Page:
The electric train riddle and more

Over Christmas I traditionally run a chess puzzle contest on the news page of my company. The problems have to be “computer resistant” — it has become trivially easy, and also very tempting, to simply switch on a “chess engine” to get the solution in seconds. So I use unorthodox variants of the game, like “checkless chess” (checks are not allowed except when it is checkmate), or selfmate (White forces Black to mate him, Black tries his best to avoid that), or add-a-piece. Let me give you a taste of this last one:

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In these “twin” problems (by Bengt Giöbel) you are asked to add a white queen on the board and then mate Black in one move. The additional question is: why are the solutions quite different in the two diagrams that are clearly 1:1 horizontal reflections? The answer is that the queen must be placed to the left of the king to make the position “legal”. Since all the pawns are on their original squares the queen could not have reached a square to the right of the king. So the solutions are: +wQc1 and 1.d3 mate and +wQa1 and 1.b3 …

Some are doubtlessly genuine, but some are easy to learn

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Everyone knows Rain Man, the 1988 film telling the story of an autistic savant, wonderfully played by Dustin Hoffman. The character Raymond was modelled on was the autistic “mega savant” Kim Peek, who displayed mind blowing feats of mental skill. You can search for him on YouTube and watch him perform — it is quite extraordinary.

Except I am not convinced that all of it is true. Kim, who has mental and neurophysiological problems, is clearly not autistic. His memory is remarkable, and he can recite large passages of Shakespeare, memorize the data of cities and highways, and many other such feats. …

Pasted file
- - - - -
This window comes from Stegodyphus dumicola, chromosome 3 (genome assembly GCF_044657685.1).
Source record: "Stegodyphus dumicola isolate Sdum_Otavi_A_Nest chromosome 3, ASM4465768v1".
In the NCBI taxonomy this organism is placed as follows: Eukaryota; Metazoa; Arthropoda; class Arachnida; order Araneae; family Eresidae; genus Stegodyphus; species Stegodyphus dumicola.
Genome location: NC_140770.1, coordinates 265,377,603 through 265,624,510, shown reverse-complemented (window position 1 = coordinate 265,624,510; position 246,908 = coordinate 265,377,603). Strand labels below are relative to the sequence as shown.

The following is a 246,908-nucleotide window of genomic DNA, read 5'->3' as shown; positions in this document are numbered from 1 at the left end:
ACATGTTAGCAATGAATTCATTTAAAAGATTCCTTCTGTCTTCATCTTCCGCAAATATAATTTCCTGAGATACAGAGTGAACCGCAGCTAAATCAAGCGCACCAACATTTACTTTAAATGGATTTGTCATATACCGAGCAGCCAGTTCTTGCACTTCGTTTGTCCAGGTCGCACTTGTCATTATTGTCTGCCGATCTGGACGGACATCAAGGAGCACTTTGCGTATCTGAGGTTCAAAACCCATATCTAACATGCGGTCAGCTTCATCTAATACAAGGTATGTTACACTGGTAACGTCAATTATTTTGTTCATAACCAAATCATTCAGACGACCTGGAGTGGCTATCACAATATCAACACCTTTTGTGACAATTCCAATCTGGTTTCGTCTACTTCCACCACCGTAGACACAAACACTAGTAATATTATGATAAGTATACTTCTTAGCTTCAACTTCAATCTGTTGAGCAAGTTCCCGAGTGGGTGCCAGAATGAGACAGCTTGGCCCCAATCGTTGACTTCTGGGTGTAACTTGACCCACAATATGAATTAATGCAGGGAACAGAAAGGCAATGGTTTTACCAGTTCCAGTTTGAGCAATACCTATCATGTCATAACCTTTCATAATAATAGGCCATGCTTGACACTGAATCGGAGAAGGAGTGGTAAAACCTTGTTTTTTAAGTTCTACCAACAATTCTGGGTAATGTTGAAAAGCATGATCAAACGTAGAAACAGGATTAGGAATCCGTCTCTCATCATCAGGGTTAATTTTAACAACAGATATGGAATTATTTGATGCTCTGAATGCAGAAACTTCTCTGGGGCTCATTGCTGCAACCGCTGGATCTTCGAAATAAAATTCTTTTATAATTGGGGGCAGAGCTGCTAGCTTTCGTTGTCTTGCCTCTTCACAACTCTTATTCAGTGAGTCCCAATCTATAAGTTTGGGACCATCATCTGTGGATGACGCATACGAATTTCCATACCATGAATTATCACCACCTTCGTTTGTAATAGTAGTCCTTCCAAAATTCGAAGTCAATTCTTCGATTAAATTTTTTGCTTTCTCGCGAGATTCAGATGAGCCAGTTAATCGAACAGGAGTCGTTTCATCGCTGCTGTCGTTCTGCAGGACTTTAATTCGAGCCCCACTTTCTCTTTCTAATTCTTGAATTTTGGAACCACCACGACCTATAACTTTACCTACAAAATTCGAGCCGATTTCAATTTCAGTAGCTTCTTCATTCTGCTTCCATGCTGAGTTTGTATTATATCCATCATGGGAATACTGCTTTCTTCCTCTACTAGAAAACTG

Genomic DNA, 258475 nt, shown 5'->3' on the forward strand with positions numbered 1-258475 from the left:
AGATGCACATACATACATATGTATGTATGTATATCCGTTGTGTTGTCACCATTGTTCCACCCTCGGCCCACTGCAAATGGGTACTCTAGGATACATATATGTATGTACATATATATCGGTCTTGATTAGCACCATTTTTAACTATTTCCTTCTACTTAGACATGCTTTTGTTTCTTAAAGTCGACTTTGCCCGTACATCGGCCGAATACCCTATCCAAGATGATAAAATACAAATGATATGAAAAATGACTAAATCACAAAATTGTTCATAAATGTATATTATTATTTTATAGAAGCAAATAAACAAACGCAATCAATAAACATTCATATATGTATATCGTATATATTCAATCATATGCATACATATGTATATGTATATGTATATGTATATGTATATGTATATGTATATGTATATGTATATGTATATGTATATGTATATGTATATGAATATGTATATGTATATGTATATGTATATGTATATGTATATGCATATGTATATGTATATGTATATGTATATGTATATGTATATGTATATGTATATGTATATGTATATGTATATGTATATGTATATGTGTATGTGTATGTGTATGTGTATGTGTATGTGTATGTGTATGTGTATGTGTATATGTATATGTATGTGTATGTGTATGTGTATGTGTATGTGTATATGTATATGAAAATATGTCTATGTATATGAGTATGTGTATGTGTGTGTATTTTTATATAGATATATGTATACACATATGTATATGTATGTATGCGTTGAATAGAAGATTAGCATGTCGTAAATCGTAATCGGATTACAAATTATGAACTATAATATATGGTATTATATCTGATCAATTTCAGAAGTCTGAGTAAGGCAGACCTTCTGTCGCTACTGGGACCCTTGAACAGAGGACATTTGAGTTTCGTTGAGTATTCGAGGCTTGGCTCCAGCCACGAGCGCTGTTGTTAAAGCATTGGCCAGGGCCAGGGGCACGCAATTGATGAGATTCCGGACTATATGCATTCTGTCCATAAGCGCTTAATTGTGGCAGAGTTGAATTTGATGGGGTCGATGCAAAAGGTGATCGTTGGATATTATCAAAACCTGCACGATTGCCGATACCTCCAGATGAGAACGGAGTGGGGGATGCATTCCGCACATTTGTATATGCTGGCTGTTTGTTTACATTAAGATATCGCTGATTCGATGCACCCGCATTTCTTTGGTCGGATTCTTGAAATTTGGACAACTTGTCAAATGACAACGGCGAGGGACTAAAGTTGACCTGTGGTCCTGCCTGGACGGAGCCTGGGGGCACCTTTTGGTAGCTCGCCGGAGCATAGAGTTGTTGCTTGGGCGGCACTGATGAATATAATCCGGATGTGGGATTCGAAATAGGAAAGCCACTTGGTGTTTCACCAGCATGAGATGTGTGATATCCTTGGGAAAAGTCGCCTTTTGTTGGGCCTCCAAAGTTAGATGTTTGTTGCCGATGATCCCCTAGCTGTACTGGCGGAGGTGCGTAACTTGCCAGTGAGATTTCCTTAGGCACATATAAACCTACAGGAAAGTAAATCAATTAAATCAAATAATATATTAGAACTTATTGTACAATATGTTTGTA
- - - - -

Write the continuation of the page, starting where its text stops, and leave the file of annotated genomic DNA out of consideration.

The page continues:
It is astounding how early a comprehension of the mechanisms of language sets in, and how sophisticated it is

I have always been interested in language development. In my university studies I specialized in linguistic philosophy—where you attempt to define and solve age-old philosophical problems by looking at the linguistic structure of the questions posed. I also studied ethology (animal behaviour and communication), and language development in human infants and children, following the work of Jean Piaget on this subject. I naturally used my two sons as subjects for my studies, and am now doing the same, albeit it informally, with my two grandsons. That is what I will write about today.

Enders, the older grandson, has remarkable linguistic skills: he started speaking at a very early age, developed a large vocabulary of words, and constructed sentences well beyond his years. It was quite normal for people to ask: “Wait a minute, how old is he?” when he said something precocious. He was well ahead of the other kids in his day-care group. …

We cannot afford not to.

We are in the middle of a hideous pandemic. It has cost the world between ten and fifteen trillion dollars so far — and disrupted the social lives of billions of people. And it has not peaked yet. But help is in sight: the first vaccines have been developed (in record time!), so there is a chance that, in a year or so, our lives could return to some form of normality. However, we cannot let our guard down. There are two things we need to do. Urgently.

1. Urge people to accept vaccination

Fortunately there are vaccines to combat the current Covid-19 pandemic, and they are quite likely to prove effective. But they need to be taken, and taken widely. It is not clear that this will happen. A vast campaign of disinformation had led a large number of people to be sceptical about vaccination. It is possible that a quarter to half of entire national populations will not agree to take the shot, and the world will remain a dangerous place. …

In 1970 I wrote the introduction to a TV documentary on artificial intelligence. It was very clever — but completely wrong!

As a preamble I need to tell you this: when my originally intended career as a teacher of philosophy ground to a halt (I realized that there would be no vacancy for me at university to get a post — ever) I embarked on an alternate career: I went on to become a science journalist, making documentaries for German TV. That is described in this article, which might be of interest.